Moms Launch Website To Help Solve Cold Case Murders

Nov 30, 2017

Salinas has hundreds of unsolved murders. For the victims’ families, the wait for justice can be unbearable. So this month, a group of moms who lost their children launched a new website. They hope it will renew interest in their cases.  


Outside Salinas City Hall, more than 30 mothers and family members lock arms in prayer. Each has a murdered loved one. Each of their cases is unsolved.

Renee Salizar holds a picture of her son Christian Rosales. He was shot while walking home from a party on January 1 of this year.

“I don’t see how any person could live with themselves. I mean as a human being to know something and not say anything is wrong. There needs to be more compassion, more love for one another,” says Salizar.

Debbie Aguilar lost her son Stephen 15 years ago. He was killed in a drive by shooting while returning home from 7-11.

“And that was my baby, and I loved him. When somebody does wrong to your child.  We go overboard to make it right,” says Aguilar.

To make it right, these families launched a new website called coldcasecampaign.com. They hope it will generate new leads and renewed interest in their cold cases.

So far, it features the stories of 21 Monterey County murder victims.  Aguilar is inviting other families to add their stories. Initially, families will be able to do that for free. But beginning in 2018, there will be a fee: $19.99 a month or $199 a year.

She says all of the money will go toward helping solve these cold cases. The group hopes to hire professionals who could review the case files. Also, they want to create a reward fund that will inspire witnesses to come forward.

“We know that money talks.  And when they know there are resources out there, they’re going to want to help us,” Aguilar says.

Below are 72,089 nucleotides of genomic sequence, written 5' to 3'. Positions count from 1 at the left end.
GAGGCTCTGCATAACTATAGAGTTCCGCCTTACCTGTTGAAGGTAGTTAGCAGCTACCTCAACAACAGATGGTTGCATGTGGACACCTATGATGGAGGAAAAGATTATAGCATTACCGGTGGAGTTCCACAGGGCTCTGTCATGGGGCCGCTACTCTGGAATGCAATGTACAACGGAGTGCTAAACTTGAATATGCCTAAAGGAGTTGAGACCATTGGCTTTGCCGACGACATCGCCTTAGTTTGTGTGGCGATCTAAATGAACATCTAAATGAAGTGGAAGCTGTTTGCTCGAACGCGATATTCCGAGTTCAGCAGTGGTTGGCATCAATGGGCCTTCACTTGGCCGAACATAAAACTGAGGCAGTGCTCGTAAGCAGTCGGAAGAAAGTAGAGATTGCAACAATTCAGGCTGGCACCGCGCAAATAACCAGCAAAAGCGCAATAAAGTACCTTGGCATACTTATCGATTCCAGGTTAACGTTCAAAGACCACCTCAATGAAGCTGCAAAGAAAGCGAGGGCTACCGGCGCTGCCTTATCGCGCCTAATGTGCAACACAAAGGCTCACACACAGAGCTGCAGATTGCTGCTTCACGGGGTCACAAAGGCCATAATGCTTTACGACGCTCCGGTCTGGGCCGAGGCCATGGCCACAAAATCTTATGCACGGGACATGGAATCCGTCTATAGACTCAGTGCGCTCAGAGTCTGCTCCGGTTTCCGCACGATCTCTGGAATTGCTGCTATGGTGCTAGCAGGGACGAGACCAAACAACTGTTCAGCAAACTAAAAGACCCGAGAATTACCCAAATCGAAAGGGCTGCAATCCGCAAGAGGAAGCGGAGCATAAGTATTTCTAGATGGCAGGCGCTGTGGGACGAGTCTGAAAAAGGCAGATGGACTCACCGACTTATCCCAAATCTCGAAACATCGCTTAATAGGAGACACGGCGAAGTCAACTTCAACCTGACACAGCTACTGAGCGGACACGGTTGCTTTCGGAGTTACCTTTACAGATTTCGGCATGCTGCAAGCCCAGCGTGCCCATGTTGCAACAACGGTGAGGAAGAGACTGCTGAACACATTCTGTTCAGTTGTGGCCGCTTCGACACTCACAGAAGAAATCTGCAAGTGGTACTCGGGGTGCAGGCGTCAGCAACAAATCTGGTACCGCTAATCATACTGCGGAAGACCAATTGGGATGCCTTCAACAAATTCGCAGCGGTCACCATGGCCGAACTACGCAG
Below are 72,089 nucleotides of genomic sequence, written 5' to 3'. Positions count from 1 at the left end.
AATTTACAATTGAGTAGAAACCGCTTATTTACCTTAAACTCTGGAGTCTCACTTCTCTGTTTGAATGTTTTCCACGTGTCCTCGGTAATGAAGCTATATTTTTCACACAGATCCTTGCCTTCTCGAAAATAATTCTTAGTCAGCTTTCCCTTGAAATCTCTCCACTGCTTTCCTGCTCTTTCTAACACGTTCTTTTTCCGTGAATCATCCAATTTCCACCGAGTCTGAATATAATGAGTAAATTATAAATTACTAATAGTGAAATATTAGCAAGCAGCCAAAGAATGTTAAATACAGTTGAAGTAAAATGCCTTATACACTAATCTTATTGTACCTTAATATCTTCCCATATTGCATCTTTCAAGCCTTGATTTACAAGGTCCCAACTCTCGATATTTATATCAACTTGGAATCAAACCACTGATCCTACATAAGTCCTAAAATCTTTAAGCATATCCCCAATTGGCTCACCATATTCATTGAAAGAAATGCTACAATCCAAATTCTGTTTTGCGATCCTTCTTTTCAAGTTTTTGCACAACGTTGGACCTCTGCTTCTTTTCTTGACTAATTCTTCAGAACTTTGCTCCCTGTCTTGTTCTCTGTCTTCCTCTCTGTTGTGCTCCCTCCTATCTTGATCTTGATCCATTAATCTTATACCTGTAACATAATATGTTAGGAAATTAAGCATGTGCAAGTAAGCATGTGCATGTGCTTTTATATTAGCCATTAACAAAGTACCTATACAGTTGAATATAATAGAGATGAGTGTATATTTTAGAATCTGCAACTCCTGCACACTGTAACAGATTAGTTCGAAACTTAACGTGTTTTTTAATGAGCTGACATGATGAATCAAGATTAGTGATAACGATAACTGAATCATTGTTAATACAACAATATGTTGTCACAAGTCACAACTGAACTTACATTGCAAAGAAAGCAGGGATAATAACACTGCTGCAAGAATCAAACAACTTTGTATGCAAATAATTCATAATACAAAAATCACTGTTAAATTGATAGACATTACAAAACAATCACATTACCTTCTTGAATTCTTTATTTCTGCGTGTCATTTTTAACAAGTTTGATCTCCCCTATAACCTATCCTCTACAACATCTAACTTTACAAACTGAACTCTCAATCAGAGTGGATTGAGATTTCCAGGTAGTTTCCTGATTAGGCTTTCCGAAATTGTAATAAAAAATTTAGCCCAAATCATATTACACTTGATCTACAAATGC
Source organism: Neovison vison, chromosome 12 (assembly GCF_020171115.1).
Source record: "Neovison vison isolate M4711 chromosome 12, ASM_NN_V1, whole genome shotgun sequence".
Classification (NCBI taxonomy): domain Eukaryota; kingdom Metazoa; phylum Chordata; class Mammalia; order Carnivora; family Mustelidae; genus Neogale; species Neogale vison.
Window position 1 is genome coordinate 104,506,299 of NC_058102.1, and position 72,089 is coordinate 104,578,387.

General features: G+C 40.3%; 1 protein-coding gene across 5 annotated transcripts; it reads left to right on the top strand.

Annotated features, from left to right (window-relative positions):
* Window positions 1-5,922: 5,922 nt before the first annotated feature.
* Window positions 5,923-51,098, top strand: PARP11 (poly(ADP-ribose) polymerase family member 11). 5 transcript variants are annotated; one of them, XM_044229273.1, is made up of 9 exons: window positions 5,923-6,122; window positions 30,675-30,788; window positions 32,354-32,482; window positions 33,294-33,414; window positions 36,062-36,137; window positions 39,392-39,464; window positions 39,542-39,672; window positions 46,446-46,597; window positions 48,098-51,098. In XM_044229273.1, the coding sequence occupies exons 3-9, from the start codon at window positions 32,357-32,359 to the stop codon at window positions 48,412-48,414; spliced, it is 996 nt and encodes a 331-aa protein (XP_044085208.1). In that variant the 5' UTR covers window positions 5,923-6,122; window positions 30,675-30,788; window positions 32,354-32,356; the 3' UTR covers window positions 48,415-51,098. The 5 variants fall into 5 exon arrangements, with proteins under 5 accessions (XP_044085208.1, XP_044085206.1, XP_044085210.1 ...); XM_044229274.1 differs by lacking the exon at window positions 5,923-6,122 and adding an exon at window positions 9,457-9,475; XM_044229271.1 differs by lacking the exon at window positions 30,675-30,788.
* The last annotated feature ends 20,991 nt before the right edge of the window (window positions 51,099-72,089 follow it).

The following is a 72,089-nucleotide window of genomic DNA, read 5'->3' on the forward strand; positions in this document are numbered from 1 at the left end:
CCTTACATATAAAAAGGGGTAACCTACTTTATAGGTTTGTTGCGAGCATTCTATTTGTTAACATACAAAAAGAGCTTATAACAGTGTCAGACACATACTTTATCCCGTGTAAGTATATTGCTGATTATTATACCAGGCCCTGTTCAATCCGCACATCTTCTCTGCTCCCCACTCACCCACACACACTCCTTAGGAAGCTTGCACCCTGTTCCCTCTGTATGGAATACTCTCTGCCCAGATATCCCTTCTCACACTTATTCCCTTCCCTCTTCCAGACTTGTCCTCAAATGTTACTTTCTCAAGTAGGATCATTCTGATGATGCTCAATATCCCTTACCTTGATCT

Her other son, Christopher, was around a year old when his brother died.  He’s hopeful the website will work, but also understands what they’re up against.

“To be honest, in the street life, like, people can’t like snitch and stuff. They don’t want to get caught up in that type of stuff. Cause by you telling on somebody else, it could cost you a beating or take your life.  It’s just crazy,” Christopher Aguilar says.

According to Salinas Police Department records dating back to 1980, the city has 325 unsolved murders.  215 of those are cold cases, which means without new information or evidence, the cases are stuck.

Salinas Police Commander Stan Cooper oversees the department’s investigations division. He says people ‘not talking’ is part of the problem.

“Ultimately, that’s what creates the circle of violence, right? If we don’t have people stepping up and doing quote the right thing, that allows the person who did the crime to continue to victimize others,” Cooper says.

Commander Cooper says on that long list of unsolved murders they have some suspects, just not enough evidence.  

“Those are the frustrating ones because sometimes you are very, very close, but very, very close doesn’t count when it comes to the judicial system,” Cooper says.

So he says they work to build other cases against those suspects. He points to a multi-year investigation called Operation Day Break.  Back in 2015, police arrested nine suspected gang members and associates on charges ranging from robbery to murder. And they believe these guys are responsible for other crimes.

“In that case in particular, we have a lot of people turning against each other. And we’ve got a number of old, cold homicides that we are making some headway on, and we are hoping within the next year we’ll be able to go public with a little bit more of that,” says Cooper.

Commander Cooper says they’ll follow up on any lead that comes in, so he welcomes any tips generated from the mothers’ new website.

Back out in front of City Hall, Debbie Aguilar says coldcasecampaign.com is about hope.

“It’s part of the healing process. They can heal if some of these families get their justice, they can have that peace. You have to have something.  You’ve gotta have hope,” Aguilar says.

The hope is the stories on the website will inspire people to come forward with information to get these cold cases solved.